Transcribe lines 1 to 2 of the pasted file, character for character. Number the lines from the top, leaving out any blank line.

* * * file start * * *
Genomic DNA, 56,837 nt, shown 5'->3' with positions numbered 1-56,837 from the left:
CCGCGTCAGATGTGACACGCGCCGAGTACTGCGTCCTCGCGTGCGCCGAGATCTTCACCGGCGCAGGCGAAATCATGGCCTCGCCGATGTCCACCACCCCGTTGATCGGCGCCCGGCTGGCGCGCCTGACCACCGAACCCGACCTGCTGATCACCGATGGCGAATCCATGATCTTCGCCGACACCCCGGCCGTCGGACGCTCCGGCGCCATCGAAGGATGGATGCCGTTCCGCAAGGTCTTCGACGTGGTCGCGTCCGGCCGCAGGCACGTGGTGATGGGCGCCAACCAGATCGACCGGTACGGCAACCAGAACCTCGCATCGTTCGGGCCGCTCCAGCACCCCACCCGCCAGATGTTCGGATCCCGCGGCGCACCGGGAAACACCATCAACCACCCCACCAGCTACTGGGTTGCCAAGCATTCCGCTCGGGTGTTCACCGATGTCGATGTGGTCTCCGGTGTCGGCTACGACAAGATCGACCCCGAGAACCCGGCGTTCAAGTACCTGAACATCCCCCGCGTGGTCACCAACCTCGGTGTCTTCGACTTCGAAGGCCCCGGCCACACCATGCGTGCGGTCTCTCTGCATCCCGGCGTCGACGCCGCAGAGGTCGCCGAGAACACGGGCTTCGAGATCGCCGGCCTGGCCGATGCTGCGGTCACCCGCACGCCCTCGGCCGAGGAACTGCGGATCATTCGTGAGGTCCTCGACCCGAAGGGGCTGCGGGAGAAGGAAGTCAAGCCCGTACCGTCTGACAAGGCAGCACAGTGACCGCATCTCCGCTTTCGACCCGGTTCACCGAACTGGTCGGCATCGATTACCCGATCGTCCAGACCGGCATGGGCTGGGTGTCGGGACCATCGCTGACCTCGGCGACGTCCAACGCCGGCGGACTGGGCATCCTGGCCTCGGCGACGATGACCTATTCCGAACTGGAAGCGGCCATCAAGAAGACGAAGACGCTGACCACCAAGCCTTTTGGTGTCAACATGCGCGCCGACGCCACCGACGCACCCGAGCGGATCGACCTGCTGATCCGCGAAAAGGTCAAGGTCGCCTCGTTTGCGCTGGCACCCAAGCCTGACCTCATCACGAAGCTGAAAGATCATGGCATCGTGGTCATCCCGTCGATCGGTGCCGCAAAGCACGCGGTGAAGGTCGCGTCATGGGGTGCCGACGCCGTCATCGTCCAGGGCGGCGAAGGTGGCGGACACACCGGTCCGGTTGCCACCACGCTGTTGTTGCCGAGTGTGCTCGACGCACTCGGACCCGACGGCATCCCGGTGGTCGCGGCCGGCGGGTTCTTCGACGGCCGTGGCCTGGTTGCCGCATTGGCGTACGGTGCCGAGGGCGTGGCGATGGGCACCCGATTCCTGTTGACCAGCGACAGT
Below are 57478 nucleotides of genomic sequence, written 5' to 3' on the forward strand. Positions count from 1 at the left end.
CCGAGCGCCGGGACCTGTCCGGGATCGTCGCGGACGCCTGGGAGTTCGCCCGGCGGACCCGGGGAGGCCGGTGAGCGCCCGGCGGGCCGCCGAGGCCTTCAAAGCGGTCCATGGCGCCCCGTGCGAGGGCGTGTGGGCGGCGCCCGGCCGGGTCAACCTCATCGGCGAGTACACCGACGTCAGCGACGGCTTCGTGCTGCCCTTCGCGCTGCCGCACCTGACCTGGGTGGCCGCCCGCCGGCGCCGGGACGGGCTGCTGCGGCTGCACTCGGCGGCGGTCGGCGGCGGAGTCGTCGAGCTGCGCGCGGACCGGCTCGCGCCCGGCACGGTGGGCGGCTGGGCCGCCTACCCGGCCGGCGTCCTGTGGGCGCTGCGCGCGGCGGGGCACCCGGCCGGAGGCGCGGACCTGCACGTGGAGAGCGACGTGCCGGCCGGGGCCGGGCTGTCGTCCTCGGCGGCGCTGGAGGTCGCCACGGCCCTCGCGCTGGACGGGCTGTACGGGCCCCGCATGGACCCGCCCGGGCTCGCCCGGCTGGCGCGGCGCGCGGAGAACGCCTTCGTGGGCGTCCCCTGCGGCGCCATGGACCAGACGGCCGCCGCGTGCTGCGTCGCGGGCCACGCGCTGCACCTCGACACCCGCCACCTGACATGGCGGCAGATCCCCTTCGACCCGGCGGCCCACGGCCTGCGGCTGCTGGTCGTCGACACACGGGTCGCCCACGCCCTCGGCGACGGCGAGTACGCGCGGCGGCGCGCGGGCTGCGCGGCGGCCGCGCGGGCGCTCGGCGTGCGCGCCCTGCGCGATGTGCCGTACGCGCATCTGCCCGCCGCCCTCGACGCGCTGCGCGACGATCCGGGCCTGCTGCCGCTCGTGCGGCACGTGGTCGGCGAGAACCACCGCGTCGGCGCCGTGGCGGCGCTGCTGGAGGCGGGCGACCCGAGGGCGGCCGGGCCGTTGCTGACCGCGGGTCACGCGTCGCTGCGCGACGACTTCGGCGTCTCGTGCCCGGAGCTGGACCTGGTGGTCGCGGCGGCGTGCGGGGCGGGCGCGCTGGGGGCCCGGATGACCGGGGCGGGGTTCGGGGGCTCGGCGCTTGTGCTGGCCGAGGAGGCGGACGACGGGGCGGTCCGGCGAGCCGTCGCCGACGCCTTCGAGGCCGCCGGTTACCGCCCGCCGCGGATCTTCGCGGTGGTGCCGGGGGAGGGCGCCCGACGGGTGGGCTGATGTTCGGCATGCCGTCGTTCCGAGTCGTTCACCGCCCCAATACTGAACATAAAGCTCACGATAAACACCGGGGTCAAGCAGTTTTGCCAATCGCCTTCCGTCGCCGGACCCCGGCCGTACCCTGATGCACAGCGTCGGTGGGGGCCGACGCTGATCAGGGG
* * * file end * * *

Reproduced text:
Genomic DNA, 56,837 nt, shown 5'->3' with positions numbered 1-56,837 from the left:
CCGCGTCAGATGTGACACGCGCCGAGTACTGCGTCCTCGCGTGCGCCGAGATCTTCACCGGCGCAGGCGAAATCATGGCCTCGCCGATGTCCACCACCCCGTTGATCGGCGCCCGGCTGGCGCGCCTGACCACCGAACCCGACCTGCTGATCACCGATGGCGAATCCATGATCTTCGCCGACACCCCGGCCGTCGGACGCTCCGGCGCCATCGAAGGATGGATGCCGTTCCGCAAGGTCTTCGACGTGGTCGCGTCCGGCCGCAGGCACGTGGTGATGGGCGCCAACCAGATCGACCGGTACGGCAACCAGAACCTCGCATCGTTCGGGCCGCTCCAGCACCCCACCCGCCAGATGTTCGGATCCCGCGGCGCACCGGGAAACACCATCAACCACCCCACCAGCTACTGGGTTGCCAAGCATTCCGCTCGGGTGTTCACCGATGTCGATGTGGTCTCCGGTGTCGGCTACGACAAGATCGACCCCGAGAACCCGGCGTTCAAGTACCTGAACATCCCCCGCGTGGTCACCAACCTCGGTGTCTTCGACTTCGAAGGCCCCGGCCACACCATGCGTGCGGTCTCTCTGCATCCCGGCGTCGACGCCGCAGAGGTCGCCGAGAACACGGGCTTCGAGATCGCCGGCCTGGCCGATGCTGCGGTCACCCGCACGCCCTCGGCCGAGGAACTGCGGATCATTCGTGAGGTCCTCGACCCGAAGGGGCTGCGGGAGAAGGAAGTCAAGCCCGTACCGTCTGACAAGGCAGCACAGTGACCGCATCTCCGCTTTCGACCCGGTTCACCGAACTGGTCGGCATCGATTACCCGATCGTCCAGACCGGCATGGGCTGGGTGTCGGGACCATCGCTGACCTCGGCGACGTCCAACGCCGGCGGACTGGGCATCCTGGCCTCGGCGACGATGACCTATTCCGAACTGGAAGCGGCCATCAAGAAGACGAAGACGCTGACCACCAAGCCTTTTGGTGTCAACATGCGCGCCGACGCCACCGACGCACCCGAGCGGATCGACCTGCTGATCCGCGAAAAGGTCAAGGTCGCCTCGTTTGCGCTGGCACCCAAGCCTGACCTCATCACGAAGCTGAAAGATCATGGCATCGTGGTCATCCCGTCGATCGGTGCCGCAAAGCACGCGGTGAAGGTCGCGTCATGGGGTGCCGACGCCGTCATCGTCCAGGGCGGCGAAGGTGGCGGACACACCGGTCCGGTTGCCACCACGCTGTTGTTGCCGAGTGTGCTCGACGCACTCGGACCCGACGGCATCCCGGTGGTCGCGGCCGGCGGGTTCTTCGACGGCCGTGGCCTGGTTGCCGCATTGGCGTACGGTGCCGAGGGCGTGGCGATGGGCACCCGATTCCTGTTGACCAGCGACAGT